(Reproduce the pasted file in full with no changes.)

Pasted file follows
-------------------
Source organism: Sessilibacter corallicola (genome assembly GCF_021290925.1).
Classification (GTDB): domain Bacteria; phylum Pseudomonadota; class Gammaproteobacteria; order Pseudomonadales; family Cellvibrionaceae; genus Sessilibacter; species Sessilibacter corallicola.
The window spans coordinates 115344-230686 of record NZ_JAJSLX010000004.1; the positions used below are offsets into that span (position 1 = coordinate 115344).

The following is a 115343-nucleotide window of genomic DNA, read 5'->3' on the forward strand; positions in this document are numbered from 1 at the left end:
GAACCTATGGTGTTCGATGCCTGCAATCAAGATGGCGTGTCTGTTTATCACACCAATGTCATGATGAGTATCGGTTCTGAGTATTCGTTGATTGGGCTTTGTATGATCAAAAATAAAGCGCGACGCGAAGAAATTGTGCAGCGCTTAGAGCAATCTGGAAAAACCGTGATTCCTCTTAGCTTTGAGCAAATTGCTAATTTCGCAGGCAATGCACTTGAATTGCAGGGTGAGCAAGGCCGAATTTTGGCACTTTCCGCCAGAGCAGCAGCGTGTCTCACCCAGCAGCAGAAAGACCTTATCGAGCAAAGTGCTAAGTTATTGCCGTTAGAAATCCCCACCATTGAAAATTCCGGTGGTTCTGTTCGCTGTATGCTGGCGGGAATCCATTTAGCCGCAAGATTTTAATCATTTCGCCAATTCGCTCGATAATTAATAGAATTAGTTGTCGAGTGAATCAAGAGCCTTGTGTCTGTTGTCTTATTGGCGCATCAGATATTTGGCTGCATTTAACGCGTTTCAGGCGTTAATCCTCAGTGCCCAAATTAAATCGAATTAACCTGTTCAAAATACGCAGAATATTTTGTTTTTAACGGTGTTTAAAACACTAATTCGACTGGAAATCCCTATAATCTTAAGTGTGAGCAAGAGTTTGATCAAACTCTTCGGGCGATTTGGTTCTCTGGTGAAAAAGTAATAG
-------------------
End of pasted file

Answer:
Source organism: Sessilibacter corallicola (genome assembly GCF_021290925.1).
Classification (GTDB): domain Bacteria; phylum Pseudomonadota; class Gammaproteobacteria; order Pseudomonadales; family Cellvibrionaceae; genus Sessilibacter; species Sessilibacter corallicola.
The window spans coordinates 115344-230686 of record NZ_JAJSLX010000004.1; the positions used below are offsets into that span (position 1 = coordinate 115344).

The following is a 115343-nucleotide window of genomic DNA, read 5'->3' on the forward strand; positions in this document are numbered from 1 at the left end:
GAACCTATGGTGTTCGATGCCTGCAATCAAGATGGCGTGTCTGTTTATCACACCAATGTCATGATGAGTATCGGTTCTGAGTATTCGTTGATTGGGCTTTGTATGATCAAAAATAAAGCGCGACGCGAAGAAATTGTGCAGCGCTTAGAGCAATCTGGAAAAACCGTGATTCCTCTTAGCTTTGAGCAAATTGCTAATTTCGCAGGCAATGCACTTGAATTGCAGGGTGAGCAAGGCCGAATTTTGGCACTTTCCGCCAGAGCAGCAGCGTGTCTCACCCAGCAGCAGAAAGACCTTATCGAGCAAAGTGCTAAGTTATTGCCGTTAGAAATCCCCACCATTGAAAATTCCGGTGGTTCTGTTCGCTGTATGCTGGCGGGAATCCATTTAGCCGCAAGATTTTAATCATTTCGCCAATTCGCTCGATAATTAATAGAATTAGTTGTCGAGTGAATCAAGAGCCTTGTGTCTGTTGTCTTATTGGCGCATCAGATATTTGGCTGCATTTAACGCGTTTCAGGCGTTAATCCTCAGTGCCCAAATTAAATCGAATTAACCTGTTCAAAATACGCAGAATATTTTGTTTTTAACGGTGTTTAAAACACTAATTCGACTGGAAATCCCTATAATCTTAAGTGTGAGCAAGAGTTTGATCAAACTCTTCGGGCGATTTGGTTCTCTGGTGAAAAAGTAATAG